Hundreds of millions of dollars in state financial aid funding for college students are up in the air amid massive budget cuts, and in a doomsday scenario, it could all run out by January.
Last year, the Monetary Award Program handed out $384 million to 145,000 students statewide, including $130 million to students at schools in Chicago.
But as the Illinois Student Assistance Commission saw applications for MAP grants for the coming school year increase 30 percent, the department is bracing to get only half of the $440 million it had expected to get.
“We have to give people fair warning so that they can make plans,” says Andrew Davis, the executive director of the Illinois State Assistance Commission. “I think it is appropriate to let them know that as of this point, there is no money.”
Under the worst-case scenario, students would only get $820 in aid for every $1,000 that had been promised for the fall semester, and no funding in the spring.
While officials say they’re not trying to bring theatrics to the discussion, without a current state budget, they are having to proceed with the worst case in mind.
“Timing is very important and so while the (state) budget technically is only two weeks late now … the reality is that student aid and finance packages are being put together right now,” Davis says.
That has administrators at many universities worried.
“A radical shift like that would create significant problems for our students,” says Randy Kangas, the assistant vice president for planning and budgeting for the University of Illinois schools. UIC’s students got $23.9 million in state grants last year, but the school is budgeting for less than $10 million in those funds for the coming year.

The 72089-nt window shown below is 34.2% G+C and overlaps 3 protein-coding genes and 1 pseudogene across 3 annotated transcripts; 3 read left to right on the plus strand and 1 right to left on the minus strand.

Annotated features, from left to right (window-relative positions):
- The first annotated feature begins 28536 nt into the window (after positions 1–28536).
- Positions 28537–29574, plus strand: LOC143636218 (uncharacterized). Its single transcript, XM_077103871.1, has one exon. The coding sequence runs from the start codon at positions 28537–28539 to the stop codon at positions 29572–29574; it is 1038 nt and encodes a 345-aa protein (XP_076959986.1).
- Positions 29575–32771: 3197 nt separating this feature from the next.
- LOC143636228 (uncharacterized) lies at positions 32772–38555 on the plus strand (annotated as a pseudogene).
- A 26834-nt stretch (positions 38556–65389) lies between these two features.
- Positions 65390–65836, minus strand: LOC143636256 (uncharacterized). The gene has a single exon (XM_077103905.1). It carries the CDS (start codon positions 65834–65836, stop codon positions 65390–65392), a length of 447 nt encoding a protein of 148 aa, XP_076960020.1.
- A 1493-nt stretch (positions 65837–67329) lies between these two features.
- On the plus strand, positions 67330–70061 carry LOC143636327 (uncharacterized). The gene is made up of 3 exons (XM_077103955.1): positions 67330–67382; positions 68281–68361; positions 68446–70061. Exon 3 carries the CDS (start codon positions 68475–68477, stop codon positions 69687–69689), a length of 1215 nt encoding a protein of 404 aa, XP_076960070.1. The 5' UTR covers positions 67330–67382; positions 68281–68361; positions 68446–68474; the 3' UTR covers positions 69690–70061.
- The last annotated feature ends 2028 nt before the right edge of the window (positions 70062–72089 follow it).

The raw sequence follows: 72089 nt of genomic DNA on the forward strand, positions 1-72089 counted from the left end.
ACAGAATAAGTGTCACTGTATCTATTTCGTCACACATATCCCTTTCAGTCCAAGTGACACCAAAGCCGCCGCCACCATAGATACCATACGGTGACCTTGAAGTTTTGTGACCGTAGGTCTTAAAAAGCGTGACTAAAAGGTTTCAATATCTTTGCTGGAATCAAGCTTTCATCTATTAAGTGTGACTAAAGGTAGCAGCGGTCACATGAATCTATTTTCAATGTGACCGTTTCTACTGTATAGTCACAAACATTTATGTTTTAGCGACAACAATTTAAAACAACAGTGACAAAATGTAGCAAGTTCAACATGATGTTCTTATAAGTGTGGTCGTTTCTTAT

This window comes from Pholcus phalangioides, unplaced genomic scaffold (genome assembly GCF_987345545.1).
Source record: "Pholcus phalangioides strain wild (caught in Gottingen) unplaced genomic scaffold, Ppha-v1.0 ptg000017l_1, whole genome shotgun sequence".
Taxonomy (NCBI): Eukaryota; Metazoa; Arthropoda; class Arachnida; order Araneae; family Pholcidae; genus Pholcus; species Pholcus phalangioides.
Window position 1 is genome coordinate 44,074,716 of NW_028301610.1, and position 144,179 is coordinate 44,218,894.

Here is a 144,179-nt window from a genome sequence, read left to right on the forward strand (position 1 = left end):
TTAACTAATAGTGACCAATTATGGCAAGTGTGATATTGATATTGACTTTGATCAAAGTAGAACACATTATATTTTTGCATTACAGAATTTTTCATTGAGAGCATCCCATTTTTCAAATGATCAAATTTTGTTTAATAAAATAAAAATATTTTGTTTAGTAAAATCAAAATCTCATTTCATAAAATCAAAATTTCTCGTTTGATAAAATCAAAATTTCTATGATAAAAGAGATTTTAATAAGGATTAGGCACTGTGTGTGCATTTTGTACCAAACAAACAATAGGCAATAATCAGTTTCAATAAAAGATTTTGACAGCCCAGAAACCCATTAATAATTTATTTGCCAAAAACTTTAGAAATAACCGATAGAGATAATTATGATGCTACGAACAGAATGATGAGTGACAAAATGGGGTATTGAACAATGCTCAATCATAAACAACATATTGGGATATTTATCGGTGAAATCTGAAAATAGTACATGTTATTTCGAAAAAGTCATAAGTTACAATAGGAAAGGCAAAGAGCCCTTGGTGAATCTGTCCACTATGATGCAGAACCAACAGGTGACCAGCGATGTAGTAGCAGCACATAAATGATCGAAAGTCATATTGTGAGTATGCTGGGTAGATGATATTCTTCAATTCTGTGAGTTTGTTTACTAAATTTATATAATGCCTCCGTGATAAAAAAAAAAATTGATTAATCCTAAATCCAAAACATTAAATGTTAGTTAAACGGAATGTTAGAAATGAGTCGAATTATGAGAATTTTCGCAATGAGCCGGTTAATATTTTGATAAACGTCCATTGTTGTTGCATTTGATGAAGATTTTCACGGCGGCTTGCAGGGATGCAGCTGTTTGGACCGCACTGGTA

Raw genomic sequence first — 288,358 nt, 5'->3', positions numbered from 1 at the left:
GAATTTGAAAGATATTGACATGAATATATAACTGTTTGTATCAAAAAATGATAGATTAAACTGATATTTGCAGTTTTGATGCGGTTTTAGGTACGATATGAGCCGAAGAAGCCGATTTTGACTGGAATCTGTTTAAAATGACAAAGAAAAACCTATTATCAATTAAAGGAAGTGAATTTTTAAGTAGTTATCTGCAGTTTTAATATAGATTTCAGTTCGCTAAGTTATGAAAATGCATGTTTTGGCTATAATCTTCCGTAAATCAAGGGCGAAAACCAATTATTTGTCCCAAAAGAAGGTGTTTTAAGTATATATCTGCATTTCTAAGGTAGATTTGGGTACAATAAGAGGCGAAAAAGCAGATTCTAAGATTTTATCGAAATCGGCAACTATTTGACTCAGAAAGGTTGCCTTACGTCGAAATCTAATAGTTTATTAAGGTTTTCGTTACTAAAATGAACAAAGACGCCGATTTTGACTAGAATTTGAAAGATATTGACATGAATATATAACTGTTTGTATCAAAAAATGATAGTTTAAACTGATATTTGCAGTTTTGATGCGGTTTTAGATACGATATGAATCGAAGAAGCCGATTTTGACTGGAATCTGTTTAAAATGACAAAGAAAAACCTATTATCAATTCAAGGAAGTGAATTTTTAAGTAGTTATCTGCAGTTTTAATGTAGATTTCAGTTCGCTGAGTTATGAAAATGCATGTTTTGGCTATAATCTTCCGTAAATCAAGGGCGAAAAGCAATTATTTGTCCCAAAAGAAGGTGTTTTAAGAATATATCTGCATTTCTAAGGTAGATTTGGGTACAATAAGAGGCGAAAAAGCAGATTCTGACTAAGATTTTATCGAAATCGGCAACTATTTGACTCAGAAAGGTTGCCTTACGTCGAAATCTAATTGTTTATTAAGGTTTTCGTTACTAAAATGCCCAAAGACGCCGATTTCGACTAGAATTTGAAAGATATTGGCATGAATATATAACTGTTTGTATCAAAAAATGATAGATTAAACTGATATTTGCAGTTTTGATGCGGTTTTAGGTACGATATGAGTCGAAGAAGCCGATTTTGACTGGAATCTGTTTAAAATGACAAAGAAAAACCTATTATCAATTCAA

Officials at the City Colleges of Chicago, where students got $12.5 million in the state grants last year, have similar worries.
“Obviously we’re concerned because a lot of students get MAP grants,” says Mike Mutz, the district’s vice chancellor for development.
The potential cut in MAP funds could trickle more broadly, too, since many students who get the state grants also get federal Pell grants. If students decide to delay college because they don’t get the state grants they need, Davis says, that could mean as much as $100 million in Pell grants wouldn’t come to schools in the state, either.
“That is the reality of the situation,” says DePaul spokesman John Holden. “That kind of goes without saying. So we’re obviously as committed as possible to helping as many students as possible find alternate ways to continue their education."
Davis says his office supports a tax increase to help fund the state grants. But Republicans in Springfield have been resistant to tax increases to help plug the state’s budget holes, even though most legislators and Gov. Pat Quinn support MAP.
“We know MAP is a high priority of Gov. Quinn’s and a high priority for the legislature,” Davis says. “MAP is a widely and well-supported program. What is not widely and well-supported are tax increases.”
Nothing is set in stone yet. The same officials worried about students dropping out of college as the state grants dry up agree they’re hopeful that funding will be restored.
“We just have to hope that this is resolved by the January timetable, and hopefully much before then,” Kangas says.
Daily News Staff Writer Peter Sachs covers higher education. He can be reached at 773.362.5002, ext. 18, or peter [at] chitowndailynews [dot] org.